from Thanksgiving. They lasted quite well and are only just showing signs of fading. I gave them a lot of TLC with fresh water and plant food. My flowers today were identified as Florist Daisies but I recognize the Chrysanthemum and a few Asters in there.
I thought I would find out about the language of flowers today. The symbolic language of flowers has been recognized for centuries in many countries throughout Europe and Asia. They even play a large role in William Shakespeare's works. Mythologies, folklore, sonnets, and plays of the ancient Greeks, Romans, Egyptians, and Chinese are peppered with flower and plant symbolism - and for good reason.
Nearly every sentiment imaginable can be expressed with flowers. The orange blossom, for instance, means chastity, purity, and loveliness, while the red chrysanthemum means "I love you."
Learning the special symbolism of flowers became a popular pastime during the 1800s. Nearly all Victorian homes had, alongside the Bible, guidebooks for deciphering the “language,” although definitions shifted depending on the source. Following the protocol of Victorian-era etiquette, which you can see a delightful page here full of information, flowers were primarily used to deliver messages that couldn’t be spoken aloud. In a sort of silent dialogue, flowers could be used to answer “yes” or “no” questions. A “yes” answer came in the form of flowers handed over with the right hand; if the left hand was used, the answer was “no.” Plants could also express aversive feelings, such as the “conceit” of pomegranate or the “bitterness” of aloe. Similarly, if given a rose declaring “devotion” or an apple blossom showing “preference,” one might return to the suitor a yellow carnation to express “disdain.” How flowers were presented and in what condition were important. If the flowers were given upside down, then the idea being conveyed was the opposite of what was traditionally meant. How the ribbon was tied said something, too: Tied to the left, the flowers’ symbolism applied to the giver, whereas tied to the right, the sentiment was in reference to the recipient. And, of course, a wilted bouquet delivered an obvious message!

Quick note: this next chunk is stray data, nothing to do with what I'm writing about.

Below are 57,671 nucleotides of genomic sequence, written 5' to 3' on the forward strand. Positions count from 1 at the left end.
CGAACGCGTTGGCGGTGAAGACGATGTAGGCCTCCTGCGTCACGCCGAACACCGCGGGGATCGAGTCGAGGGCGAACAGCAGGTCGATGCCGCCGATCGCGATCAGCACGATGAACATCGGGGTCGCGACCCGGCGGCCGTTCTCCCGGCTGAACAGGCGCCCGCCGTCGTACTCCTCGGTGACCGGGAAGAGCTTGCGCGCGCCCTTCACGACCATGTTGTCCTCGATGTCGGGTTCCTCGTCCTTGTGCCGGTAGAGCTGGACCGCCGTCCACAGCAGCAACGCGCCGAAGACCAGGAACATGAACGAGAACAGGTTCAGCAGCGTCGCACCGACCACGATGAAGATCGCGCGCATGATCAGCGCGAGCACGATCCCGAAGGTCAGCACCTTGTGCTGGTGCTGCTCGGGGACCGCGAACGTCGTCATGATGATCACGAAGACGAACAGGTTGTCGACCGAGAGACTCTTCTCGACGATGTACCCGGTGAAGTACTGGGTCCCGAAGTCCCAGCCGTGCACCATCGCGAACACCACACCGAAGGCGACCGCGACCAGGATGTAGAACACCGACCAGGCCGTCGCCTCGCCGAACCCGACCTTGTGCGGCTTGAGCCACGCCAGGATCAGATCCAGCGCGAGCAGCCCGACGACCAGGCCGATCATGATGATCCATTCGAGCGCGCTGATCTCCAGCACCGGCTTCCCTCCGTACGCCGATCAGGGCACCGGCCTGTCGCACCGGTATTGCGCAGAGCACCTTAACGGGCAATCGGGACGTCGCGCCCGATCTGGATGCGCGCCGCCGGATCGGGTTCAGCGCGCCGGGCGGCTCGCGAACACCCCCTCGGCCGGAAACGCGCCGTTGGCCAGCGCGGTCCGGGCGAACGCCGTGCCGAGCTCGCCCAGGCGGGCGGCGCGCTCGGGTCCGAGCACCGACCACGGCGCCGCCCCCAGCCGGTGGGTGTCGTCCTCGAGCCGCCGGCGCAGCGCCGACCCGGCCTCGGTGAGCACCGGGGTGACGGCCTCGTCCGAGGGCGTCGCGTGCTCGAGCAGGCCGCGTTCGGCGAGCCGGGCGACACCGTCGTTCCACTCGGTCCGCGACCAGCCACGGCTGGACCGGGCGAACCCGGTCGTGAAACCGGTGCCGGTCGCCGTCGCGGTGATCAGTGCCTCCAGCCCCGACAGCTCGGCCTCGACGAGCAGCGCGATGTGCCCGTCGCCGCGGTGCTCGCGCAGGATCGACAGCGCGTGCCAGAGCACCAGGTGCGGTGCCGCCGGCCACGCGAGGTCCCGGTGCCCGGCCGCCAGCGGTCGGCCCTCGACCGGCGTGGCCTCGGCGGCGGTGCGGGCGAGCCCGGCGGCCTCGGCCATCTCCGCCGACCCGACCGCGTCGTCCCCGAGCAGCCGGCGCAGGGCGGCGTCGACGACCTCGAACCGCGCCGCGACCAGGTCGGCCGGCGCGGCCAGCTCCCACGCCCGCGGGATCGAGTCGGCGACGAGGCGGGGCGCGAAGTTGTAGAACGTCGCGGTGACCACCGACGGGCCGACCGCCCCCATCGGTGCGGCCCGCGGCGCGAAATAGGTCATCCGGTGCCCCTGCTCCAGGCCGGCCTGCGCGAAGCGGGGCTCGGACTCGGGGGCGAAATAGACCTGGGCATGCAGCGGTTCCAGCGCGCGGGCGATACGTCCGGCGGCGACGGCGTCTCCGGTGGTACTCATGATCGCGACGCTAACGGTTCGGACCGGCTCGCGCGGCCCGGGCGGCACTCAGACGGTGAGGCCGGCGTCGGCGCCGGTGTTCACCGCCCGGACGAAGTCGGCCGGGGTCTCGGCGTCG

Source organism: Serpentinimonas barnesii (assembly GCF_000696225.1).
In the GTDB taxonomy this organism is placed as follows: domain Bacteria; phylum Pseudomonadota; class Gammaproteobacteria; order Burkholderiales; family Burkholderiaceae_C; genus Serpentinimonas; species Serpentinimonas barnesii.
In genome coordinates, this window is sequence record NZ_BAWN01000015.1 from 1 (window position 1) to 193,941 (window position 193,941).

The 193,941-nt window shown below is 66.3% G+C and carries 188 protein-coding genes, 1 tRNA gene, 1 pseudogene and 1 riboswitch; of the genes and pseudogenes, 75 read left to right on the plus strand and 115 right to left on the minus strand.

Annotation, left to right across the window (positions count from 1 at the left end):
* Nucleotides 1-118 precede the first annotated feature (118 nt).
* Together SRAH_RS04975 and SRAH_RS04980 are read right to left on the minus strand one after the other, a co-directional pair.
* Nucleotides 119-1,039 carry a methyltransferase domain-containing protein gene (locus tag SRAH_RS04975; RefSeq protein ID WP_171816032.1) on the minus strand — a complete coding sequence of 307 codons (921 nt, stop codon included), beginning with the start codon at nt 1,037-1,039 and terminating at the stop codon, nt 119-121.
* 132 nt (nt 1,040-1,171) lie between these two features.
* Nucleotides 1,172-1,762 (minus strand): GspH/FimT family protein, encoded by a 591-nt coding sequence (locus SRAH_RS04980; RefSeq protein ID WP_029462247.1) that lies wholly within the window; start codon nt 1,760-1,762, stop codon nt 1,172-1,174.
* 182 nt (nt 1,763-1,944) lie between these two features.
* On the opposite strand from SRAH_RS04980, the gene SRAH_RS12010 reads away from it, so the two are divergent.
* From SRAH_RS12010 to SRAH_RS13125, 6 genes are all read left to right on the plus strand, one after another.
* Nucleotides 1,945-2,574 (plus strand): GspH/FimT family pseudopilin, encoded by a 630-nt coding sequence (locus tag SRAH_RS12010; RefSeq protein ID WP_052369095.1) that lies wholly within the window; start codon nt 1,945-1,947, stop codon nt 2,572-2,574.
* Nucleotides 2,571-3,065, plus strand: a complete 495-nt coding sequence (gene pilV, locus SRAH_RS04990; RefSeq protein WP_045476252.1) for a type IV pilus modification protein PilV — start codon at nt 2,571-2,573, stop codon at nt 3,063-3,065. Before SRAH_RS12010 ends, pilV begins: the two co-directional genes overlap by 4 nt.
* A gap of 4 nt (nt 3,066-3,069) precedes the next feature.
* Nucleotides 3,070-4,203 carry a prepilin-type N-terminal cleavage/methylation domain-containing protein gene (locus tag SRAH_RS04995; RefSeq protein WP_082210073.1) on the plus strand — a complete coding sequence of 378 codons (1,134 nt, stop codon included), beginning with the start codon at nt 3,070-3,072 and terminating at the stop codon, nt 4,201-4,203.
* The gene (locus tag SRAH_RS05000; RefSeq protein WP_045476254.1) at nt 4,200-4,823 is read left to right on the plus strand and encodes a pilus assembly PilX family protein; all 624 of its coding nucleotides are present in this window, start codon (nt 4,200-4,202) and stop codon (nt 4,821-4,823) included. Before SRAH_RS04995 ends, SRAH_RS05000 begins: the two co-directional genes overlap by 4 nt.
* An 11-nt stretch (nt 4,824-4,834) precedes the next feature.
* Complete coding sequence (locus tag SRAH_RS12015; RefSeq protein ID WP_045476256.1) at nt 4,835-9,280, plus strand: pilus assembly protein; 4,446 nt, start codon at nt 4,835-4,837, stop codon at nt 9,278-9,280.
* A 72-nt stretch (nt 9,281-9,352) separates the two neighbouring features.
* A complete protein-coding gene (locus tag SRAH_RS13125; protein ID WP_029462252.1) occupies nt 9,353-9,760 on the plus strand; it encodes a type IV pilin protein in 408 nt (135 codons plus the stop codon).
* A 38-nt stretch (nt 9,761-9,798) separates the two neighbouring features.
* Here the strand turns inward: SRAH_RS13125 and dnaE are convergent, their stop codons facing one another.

More examples of plants and their associated human qualities during the Victorian era include bluebells and kindness, peonies and bashfulness, rosemary and remembrance, and tulips and passion. The meanings and traditions associated with flowers have certainly changed over time, and different cultures assign varying ideas to the same species, but the fascination with “perfumed words” persists just the same.
Let's not forget the wedding bouquet, one tradition is to select flowers based on plant symbolism. As an example, look to the royal flower bouquet in the wedding of Prince William, Duke of Cambridge, to Kate Middleton (now Catherine, Duchess of Cambridge). Her all-white bouquet had lily-of-the-valley (representing trustworthiness, purity), sweet William (gallantry), hyacinth (loveliness), myrtle (love in marriage), and ivy (continuity). Altogether, these flowers' meanings reveal the hope of a loving, everlasting marriage.
The groom, too, wears a flower that appears in the bridal bouquet in his button-hole. This stems from the Medieval tradition of wearing his Lady's colors, as a declaration of his love.
One fun modern idea is to give each bridesmaid a bouquet featuring a signature flower whose meaning suits her personality.
There is a language, little known,
Lovers claim it as their own.
Its symbols smile upon the land,
Wrought by nature's wondrous hand;
And in their silent beauty speak,
Of life and joy, to those who seek
For Love Divine and sunny hours
In the language of the flowers.
–The Language of Flowers, London, 1875
The illustration below was printed in England/The Regent Publishing Co. Ltd. and the photo credit is from Dumbarton Oaks Archives.
My goodness, I knew of each flower having a special meaning, but I found out so much more doing a little research. You can read a page here for instance. I could have filled a book but I'll give you all a break and stop before I find more!
Happy December everyone!
Regardless of the possibly hidden meaning, I always welcome a bouquet of flowers.ReplyDelete